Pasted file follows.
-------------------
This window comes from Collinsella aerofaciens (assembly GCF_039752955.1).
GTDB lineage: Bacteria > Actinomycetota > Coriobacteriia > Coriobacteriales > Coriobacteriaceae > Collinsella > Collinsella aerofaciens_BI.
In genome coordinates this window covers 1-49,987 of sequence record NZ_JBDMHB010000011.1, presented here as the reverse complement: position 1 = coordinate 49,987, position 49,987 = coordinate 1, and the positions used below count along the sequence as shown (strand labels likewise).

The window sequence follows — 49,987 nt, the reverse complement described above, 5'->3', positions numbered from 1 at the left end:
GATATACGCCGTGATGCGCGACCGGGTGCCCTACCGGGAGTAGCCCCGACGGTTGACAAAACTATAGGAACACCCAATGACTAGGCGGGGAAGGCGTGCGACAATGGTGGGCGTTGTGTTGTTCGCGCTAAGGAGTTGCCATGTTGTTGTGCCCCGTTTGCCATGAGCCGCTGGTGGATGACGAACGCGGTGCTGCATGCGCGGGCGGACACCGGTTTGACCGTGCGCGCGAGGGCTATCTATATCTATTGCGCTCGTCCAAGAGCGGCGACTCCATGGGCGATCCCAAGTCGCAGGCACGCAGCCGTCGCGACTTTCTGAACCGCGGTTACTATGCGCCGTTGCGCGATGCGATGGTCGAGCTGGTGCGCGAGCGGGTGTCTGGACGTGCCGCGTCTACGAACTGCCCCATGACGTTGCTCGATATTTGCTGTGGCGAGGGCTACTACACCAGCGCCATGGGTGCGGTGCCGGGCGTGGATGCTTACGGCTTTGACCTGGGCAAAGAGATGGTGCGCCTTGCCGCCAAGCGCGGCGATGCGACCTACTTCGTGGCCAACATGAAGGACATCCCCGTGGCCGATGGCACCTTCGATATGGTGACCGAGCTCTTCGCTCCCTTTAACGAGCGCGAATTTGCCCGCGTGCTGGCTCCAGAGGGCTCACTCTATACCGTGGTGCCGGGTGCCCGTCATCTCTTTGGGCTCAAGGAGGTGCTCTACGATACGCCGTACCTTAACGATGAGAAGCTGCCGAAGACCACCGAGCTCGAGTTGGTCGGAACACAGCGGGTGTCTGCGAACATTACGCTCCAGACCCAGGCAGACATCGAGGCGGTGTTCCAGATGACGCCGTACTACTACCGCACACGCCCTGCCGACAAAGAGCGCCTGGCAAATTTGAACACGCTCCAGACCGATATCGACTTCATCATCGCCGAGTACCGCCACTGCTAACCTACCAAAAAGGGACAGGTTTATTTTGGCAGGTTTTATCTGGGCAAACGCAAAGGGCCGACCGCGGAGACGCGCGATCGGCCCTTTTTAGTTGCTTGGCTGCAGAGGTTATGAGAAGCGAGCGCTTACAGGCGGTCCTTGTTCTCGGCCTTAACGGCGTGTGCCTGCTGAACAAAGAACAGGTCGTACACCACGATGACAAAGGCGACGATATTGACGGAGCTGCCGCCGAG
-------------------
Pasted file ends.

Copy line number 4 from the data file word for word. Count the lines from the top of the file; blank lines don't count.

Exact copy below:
The window sequence follows — 49,987 nt, the reverse complement described above, 5'->3', positions numbered from 1 at the left end: